By Rose Barrett
DUBLIN CITY manager Owen Keegan has defended the council’s plans for a €25m white water rafting facility at George’s Dock on the River Liffey.
Doubling down on his support for what has been dubbed a “vanity project” he stressed funding for the project would not come from the budget for housing or local services.
In the first of a series of webinars, ‘Chu & Chats with the Lord Mayor’, Mr Keegan also hit out at what he described as negative media coverage of the issue.
He said: “Housing will always be our number one priority. I make no apologies for having a wider focus than purely housing.”
The chief executive added that there was “an extraordinary appetite for bad news stories” within the media and that a negative story gets wide coverage whereas “good ones don’t”.
Tourism and sports groups have backed the contentious project which has more than doubled in cost – but the public backlash has been scathing.
Just days ago Fianna Fail TDs called for the project to be scrapped, while neighbouring residents have pleaded for an outdoor swimming pool in its place which will serve the local community.
Mr Keegan said: “Primarily, this project will, we hope, be funded by Fáilte (Ireland) money and by grants from the State in respect of the swift water rescue facility; and other revenue streams…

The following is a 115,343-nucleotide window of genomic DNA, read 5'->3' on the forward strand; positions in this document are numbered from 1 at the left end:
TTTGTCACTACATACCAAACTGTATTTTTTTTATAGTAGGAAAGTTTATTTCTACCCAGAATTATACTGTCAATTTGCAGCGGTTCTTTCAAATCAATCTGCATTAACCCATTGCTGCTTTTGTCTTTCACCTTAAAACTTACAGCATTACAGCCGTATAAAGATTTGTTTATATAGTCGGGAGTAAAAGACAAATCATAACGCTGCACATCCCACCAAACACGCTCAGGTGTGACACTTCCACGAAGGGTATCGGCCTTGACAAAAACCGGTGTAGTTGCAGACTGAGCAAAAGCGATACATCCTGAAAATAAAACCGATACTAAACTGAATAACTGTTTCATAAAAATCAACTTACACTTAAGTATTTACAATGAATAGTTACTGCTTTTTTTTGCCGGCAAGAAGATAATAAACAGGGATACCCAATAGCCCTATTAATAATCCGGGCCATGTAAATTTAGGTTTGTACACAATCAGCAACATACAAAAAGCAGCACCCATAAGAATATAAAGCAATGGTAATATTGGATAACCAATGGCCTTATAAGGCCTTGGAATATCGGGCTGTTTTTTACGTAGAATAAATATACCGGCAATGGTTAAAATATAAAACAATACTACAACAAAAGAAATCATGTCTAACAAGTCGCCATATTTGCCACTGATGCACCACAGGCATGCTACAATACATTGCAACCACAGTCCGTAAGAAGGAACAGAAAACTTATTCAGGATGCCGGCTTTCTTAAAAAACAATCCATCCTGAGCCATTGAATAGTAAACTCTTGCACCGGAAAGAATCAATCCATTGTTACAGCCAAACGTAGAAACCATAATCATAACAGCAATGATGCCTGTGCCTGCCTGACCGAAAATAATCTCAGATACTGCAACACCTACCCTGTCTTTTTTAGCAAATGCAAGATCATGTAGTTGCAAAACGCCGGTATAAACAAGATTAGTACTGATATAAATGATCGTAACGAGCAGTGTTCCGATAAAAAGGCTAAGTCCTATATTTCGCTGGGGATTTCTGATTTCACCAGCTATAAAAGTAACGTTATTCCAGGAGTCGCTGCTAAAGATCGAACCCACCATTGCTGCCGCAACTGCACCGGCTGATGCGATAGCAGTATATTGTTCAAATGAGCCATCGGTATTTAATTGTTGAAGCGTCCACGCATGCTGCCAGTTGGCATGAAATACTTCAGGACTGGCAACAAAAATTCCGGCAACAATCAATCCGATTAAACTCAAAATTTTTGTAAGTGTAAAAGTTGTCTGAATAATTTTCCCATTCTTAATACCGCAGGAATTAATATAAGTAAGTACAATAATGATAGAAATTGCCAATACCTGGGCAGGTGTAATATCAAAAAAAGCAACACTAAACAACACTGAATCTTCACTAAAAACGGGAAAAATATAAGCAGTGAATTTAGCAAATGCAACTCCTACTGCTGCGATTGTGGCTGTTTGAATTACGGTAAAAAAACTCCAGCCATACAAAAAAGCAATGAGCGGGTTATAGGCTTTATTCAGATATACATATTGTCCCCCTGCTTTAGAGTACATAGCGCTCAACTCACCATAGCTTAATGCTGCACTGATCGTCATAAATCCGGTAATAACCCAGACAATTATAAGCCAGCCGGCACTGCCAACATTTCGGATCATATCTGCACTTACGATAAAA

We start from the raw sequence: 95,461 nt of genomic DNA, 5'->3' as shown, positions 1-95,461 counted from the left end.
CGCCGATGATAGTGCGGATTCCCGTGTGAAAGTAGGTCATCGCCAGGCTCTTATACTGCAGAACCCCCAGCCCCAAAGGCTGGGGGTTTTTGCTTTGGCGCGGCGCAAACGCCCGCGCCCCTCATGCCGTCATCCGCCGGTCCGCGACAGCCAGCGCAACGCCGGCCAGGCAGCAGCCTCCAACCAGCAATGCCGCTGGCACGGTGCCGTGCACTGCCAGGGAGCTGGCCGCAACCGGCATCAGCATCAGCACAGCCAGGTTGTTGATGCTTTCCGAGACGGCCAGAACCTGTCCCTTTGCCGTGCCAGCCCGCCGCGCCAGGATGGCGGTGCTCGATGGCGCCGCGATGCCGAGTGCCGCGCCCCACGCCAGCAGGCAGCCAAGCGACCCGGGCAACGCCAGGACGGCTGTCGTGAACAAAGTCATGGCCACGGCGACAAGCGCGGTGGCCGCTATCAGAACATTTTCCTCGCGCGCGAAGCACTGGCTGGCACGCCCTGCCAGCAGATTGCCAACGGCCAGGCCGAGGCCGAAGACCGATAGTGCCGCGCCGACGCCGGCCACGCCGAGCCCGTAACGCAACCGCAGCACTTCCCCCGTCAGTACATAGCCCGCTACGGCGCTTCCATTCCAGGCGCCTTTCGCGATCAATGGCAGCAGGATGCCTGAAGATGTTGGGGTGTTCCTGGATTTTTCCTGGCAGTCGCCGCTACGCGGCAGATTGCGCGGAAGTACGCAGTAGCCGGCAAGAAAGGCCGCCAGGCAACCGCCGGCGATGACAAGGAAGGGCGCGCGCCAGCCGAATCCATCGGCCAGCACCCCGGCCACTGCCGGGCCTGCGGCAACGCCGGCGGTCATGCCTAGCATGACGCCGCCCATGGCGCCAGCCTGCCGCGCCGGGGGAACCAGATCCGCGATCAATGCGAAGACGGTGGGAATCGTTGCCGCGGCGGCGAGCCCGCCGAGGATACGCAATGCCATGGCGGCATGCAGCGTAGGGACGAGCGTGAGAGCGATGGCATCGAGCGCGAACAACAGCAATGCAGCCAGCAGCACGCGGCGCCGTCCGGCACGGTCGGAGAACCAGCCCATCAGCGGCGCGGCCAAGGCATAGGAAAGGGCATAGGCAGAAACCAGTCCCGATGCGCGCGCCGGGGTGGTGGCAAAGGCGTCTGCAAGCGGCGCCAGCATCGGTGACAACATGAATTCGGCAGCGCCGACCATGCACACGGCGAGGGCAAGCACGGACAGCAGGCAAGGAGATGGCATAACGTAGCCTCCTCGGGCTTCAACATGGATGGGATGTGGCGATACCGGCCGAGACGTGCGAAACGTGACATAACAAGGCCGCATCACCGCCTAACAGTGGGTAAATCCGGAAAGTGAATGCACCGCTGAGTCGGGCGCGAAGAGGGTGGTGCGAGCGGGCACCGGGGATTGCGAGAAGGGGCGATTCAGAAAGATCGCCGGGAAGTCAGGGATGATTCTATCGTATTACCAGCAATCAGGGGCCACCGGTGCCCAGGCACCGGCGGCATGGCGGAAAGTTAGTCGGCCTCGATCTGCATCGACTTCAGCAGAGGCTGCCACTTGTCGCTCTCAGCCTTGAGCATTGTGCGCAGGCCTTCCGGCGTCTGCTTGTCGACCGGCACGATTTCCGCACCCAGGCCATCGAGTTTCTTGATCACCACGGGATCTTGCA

“Everyone accepts the priority of council housing, we are a housing authority, and the bulk of our revenue, our current and capital expenditure, quite rightly, is on council housing.
“But we also have to a broad range of objectives, we are responsible for the road network, we have to invest in that, in footpaths, sustainable travel. We talked about the importance of parks and recreational facilities, and sports facilities, there’s huge pressure to upgrade those.
“We want to invest in the cycling network, we have a broader economic development and that includes assisting and promoting in the promotion of tourism, which is important to the Dublin economy.”
Lord Mayor, Cllr Hazel Chu, said there “needs to be scrutiny on these things” to ensure money was not being spent on Y over X.
There was also some discussion about Government funding for housing and other services and the lack of autonomy for councils.
Mr Keegan said: “The reality is whoever pays the piper, calls the tunes. Housing construction is 100% funded by the State, it seems inevitable to me that central government retains a high level of control.
“We end up being the executive agency on behalf of the State. Our elected members may hold a view… it’s almost like ‘micro managing’ of local authorities by central government.”